Sex Education’s Emma Mackey: ‘People Assume I Want To Talk About Sex Every Minute Of The Day’

As surprise hit Sex Education returns, star Emma Mackey tells Harriet Kean about playing a kickass character and her new-found fame.


by Harriet Kean |
Updated on

Sex Education, the show about a group of teens anxiously navigating their first sexual experiences, is back. It’s a cross between Mean Girls (the American high-school drama), Skins (bar the drugs) and Fleabag (minus the hot priest). The show’s power is that it explores almost every taboo, with storylines about virginity, masturbation, Viagra and pansexuality, to name a few.

The first series was an overnight success, resonating with a culture that has learned about sex through sterile biology lessons and panicked Google searches. ‘For young women, it has been eye-opening and empowering,’ Emma Mackey, star of the Netflix show, explains. ‘People who have watched it feel more educated, a bit more comfortable and less lonely.’

Emma, 24, plays Maeve Wiley, a feisty, pink-haired punk who sets up a makeshift sex clinic at school with her friend Otis. (His mother is a sex therapist, brilliantly played by Gillian Anderson.) It’s a testament to Emma’s acting abilities that she is quite the opposite of her rebellious, unapologetic (and sometimes abrasive) fictional counterpart. Emma is gentle, shy, introspective, and today has swapped Maeve’s trademark nose ring and scruffy leather jacket for an Alice band, black polo neck and check skirt. She looks particularly French (she was born in Le Mans, moving to Leeds when she was 18), but a hint of Maeve still exists with her choice of footwear – black, chunky Doc Martens. She tells me that Maeve has ‘rubbed off ’ on her. ‘I am a bit more forward now,’ she ponders. ‘I have never seen a character like her. She’s her own person and doesn’t exist as a satellite around other characters.’

In season two, Maeve really comes into her own when Aimee, her best friend, is sexually assaulted on a bus but decides to shrug it off. Maeve, says Emma, ‘finds the practical solution’, by encouraging Aimee to report it. ‘A lot of us would react like Aimee and be uncomfortable and sad but wouldn’t necessarily do anything about it,’ Emma says, adding that she feels particularly proud of the scene. ‘It’s important to show how, even after you deal with it practically, the PTSD never goes away.’

In a post-MeToo world, the scene feels very timely. Our conversation turns to the Prince Andrew Newsnight interview which, Emma thinks, showed the royal as archaic, especially when he said that sex ‘is a positive act for a man’. ‘It is disgusting that people still think like that, especially in his position and on television,’ she says animatedly. ‘It made me so angry – it just feels like we’ve gone back to the Stone Age.’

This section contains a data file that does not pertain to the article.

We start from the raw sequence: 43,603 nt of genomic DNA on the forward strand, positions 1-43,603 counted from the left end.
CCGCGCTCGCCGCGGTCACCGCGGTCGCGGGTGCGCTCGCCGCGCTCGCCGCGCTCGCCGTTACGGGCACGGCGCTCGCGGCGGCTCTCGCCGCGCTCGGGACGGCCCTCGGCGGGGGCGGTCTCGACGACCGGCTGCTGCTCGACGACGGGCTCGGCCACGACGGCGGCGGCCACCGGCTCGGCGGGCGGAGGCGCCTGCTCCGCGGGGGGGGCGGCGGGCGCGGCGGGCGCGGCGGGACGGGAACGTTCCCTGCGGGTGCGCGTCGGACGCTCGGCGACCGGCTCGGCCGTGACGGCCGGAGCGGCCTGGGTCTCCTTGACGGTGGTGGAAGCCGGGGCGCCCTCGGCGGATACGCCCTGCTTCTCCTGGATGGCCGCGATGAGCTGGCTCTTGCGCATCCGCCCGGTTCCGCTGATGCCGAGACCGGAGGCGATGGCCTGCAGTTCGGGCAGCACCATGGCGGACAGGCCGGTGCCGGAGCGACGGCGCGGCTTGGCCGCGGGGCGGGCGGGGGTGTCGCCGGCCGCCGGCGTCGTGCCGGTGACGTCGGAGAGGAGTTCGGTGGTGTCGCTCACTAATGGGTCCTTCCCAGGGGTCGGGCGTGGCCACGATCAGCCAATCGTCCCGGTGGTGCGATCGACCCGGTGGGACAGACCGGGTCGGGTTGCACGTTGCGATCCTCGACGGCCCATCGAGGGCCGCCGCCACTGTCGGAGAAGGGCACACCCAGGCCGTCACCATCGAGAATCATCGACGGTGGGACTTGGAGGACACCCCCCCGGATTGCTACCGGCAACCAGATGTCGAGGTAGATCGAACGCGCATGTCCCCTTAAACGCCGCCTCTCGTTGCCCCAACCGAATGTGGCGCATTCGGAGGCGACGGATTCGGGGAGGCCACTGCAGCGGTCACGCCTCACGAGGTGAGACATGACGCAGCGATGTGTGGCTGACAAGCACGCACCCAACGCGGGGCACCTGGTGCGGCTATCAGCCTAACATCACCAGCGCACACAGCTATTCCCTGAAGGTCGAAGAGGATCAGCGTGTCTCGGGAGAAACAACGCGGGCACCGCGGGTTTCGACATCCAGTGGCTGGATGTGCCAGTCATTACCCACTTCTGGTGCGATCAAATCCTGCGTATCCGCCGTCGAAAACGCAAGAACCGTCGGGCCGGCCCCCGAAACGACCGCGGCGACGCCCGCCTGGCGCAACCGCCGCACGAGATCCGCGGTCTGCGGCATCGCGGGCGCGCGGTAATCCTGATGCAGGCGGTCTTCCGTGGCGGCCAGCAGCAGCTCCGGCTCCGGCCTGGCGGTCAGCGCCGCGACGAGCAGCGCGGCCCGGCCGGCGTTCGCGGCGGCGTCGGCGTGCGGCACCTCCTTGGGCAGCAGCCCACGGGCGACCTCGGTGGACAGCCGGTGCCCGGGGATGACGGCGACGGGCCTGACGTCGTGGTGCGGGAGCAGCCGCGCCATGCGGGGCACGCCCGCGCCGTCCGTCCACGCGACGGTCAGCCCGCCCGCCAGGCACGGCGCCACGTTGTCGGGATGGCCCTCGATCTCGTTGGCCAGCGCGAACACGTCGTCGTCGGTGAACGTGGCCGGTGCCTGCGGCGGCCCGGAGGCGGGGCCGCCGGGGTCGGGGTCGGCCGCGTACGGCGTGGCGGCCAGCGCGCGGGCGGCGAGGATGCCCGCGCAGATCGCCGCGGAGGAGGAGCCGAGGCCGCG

Emma is relieved that she started out in the industry post-MeToo. ‘I am very thankful to all the people who spoke up before any of us even entered the game,’ she says, with genuine empathy. ‘We are now in a position where we are able to say, “No, I am not comfortable with that.”’ What makes the job feel even more safe, she says, is the presence of an intimacy coordinator, who choreographs sex scenes. (They are broken down so that they feel like a dance, but still look realistic.) She explains that intimacy coordinators were probably introduced because of #MeToo.

Playing a character in a show about sex has its difficulties, though. Emma did not expect that when she signed up, she would regularly be asked about her own sexual experiences. ‘I literally got asked yesterday, “What was your first time?”,’ she says incredulously, before citing a media outlet that tried to gift her a box of sex toys. ‘It was awful, they wanted to film my reaction and I just thought, “I am a 23-year-old girl you’ve never met – how do you think that’s appropriate?”’

Maeve is Emma’s breakthrough role, so it’s unsurprising that she’s not totally ready for fame. ‘I get most stressed about the press: being in front of cameras and talking about yourself,’ she says. ‘That is scarier to me than doing a sex scene for 40 million people to watch, because then you’re playing a character.’ Her apprehension is palpable as she says this, and I wonder whether she has become a little jaded by the showbiz machine. I first met Emma a year ago (just as Sex Education blew up) and she was unreserved. Now, she chooses her words with meticulous care, and tells me how she has become more guarded. ‘People assume that I’m super-confident and happy to talk about sex every waking minute of the day. I know it’s important to talk about, but I also want to protect myself and be much more private than I’m sometimes allowed to be.’

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She is often asked for selfies, which she finds Black Mirror-esque and invasive. She would rather, understandably, have a conversation than have a phone shoved in her face. ‘It’s like you belong to people, the image of you and your character belongs to them because you’re there in so many homes all of a sudden,’ she says, citing the time she saw her ‘absolute idol’ Greta Gerwig on a train, but was too shy to approach her. ‘I’m actually quite impressed when people do. I would never go up to anyone.’

Staying grounded is important to Emma, who tells me that she lives a ‘simple’ life, is close with her university friends, and loves alone-time. ‘I think most actors are massive loners, it’s just easier sometimes to be on your own.’ Her free time is scarce, however, and with parts in upcoming films Death On The Nile with Gal Gadot and Eiffel with Romain Duris, and her plans to direct (she shadows the Sex Education directors for tips), it looks as though Emma will have even less time for herself. The upside? She’s set to become a household name. But please, no more sex toys.

‘Sex Education’ is available to stream on Netflix now.

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